Before this Court, the appellant, appearing in person, outlined in his written submissions a fuller history of the matter including the efforts by Persad J to appoint counsel who would be publicly funded and which ended with his appointment of the appellant as amicus curiae, which the appellant submitted that he immediately declined. It seems to me immediately clear from the extracts quoted from the ruling of Persad J that no question arose that the appellant’s appointment would be as a legal representative at the public expense under section 7(2)(d) of the Constitution. While Persad J may have been considering such an appointment at some stage, when he made the decision to appoint the appellant amicus curiae, he did not purport to make the appointment under section 7(2)(d) of the Constitution, but only under his inherent jurisdiction.
 The thrust of the appeal nonetheless was that the learned judge failed to adjudicate upon the issue ‘can the court appoint an attorney amicus curiae against his will?’. This, however, was largely an academic issue since Persad J had also refused to give the appellant leave to withdraw his representation. In the absence of such leave, the appellant was in any event constrained to act as attorney for Mr. Brandt in the criminal proceedings “against his will” and indeed also against the will of the accused himself as he had indicated to the court that he wanted to represent himself. As the learned judge below observed, the appointment as amicus curiae was in the circumstances ‘ex abundante cautela’. It took the matter no further in reality as the appellant was already on record as the legal representative of the accused. The effect of the appellant’s will, if relevant, had already been determined by the refusal of leave to withdraw for which he had applied.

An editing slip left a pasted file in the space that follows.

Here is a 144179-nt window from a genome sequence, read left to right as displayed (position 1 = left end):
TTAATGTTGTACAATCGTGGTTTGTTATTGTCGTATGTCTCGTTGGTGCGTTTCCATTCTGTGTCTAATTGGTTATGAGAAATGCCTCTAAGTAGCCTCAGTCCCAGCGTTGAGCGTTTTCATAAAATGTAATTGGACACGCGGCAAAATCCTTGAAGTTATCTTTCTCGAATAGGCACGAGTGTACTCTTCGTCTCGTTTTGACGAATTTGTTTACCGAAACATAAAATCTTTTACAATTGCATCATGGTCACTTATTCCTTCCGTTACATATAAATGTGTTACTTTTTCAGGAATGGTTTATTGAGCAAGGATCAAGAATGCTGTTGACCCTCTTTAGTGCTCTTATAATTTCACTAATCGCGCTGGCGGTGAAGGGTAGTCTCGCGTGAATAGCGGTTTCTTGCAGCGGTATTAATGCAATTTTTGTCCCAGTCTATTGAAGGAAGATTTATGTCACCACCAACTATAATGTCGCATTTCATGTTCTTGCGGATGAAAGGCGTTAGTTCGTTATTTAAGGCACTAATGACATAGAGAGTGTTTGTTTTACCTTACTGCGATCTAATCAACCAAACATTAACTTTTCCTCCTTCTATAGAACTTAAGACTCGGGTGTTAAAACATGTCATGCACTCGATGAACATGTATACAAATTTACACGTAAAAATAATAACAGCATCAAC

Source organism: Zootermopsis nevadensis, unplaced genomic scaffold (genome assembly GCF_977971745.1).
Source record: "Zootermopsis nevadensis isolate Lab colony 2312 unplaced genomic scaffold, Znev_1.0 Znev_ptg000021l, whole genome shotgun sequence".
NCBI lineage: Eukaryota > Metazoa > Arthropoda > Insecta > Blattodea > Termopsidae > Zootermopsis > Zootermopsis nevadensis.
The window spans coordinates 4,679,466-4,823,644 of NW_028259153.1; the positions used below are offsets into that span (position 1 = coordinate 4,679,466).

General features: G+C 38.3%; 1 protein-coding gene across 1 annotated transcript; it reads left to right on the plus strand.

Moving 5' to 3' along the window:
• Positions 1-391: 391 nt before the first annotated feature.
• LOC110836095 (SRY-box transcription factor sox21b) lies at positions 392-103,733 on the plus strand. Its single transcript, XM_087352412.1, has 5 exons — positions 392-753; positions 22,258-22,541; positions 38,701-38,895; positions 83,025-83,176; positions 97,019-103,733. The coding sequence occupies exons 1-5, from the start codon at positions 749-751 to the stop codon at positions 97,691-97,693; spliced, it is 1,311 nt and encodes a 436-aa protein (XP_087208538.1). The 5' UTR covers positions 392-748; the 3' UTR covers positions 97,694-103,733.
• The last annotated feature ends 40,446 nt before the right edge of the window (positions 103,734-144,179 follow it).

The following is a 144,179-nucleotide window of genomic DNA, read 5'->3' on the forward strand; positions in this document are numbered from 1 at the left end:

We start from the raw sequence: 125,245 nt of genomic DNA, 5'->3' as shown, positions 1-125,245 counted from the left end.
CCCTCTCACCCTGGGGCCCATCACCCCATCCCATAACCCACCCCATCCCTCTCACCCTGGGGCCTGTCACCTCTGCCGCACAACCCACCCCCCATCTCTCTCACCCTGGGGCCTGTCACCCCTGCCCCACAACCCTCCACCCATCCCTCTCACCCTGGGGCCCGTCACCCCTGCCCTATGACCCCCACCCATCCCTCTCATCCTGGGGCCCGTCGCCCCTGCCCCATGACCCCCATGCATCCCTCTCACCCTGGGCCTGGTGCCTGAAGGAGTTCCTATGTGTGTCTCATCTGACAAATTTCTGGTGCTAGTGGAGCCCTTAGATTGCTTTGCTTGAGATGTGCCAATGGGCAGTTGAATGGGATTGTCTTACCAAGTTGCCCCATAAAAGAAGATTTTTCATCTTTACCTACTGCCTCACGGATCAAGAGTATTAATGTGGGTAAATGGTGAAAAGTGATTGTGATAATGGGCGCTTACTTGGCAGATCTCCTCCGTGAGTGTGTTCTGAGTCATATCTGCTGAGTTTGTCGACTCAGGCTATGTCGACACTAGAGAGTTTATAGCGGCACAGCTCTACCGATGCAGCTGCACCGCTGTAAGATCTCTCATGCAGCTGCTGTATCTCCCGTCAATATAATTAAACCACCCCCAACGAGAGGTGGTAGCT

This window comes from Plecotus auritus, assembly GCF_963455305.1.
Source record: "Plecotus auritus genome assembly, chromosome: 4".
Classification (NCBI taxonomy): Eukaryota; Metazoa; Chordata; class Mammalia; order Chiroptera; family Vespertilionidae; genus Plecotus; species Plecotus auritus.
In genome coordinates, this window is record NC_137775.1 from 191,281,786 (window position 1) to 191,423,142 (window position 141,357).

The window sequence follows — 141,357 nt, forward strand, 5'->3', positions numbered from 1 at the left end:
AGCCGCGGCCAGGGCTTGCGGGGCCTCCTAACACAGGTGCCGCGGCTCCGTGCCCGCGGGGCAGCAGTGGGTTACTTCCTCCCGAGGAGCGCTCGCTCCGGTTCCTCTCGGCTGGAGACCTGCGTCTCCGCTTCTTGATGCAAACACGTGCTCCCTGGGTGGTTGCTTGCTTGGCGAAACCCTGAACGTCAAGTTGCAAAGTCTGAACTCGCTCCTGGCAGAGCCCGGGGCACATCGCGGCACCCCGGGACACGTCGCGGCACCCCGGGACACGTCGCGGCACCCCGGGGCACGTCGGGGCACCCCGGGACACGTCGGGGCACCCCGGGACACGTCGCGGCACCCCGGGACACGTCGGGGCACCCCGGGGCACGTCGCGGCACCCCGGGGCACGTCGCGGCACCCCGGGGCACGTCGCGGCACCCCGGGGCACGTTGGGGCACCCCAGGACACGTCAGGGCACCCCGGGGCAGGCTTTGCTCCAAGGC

The appellant’s arguments before us recognize that the appointment as amicus curiae was at least unnecessary or perhaps even wrong having regard to (i) the dicta at paragraphs 80 and 81 of the decision in Fahey as his role would have been more akin to that of standby counsel than amicus curiae; and (ii) Persad J’s refusal to grant the appellant leave to withdraw so that there was no need for standby counsel in any event. I respectfully adopt the dicta in Fahey as to the traditional role of amicus curiae and agree that the functions which were contemplated by Persad J that the appellant would perform did not come within the traditional role of amicus curiae but appeared more readily identifiable with the role of standby counsel. However, as indicated, the appointment was made ex abundante cautela only so that any misnomer or even mistake in the appointment was of no practical effect.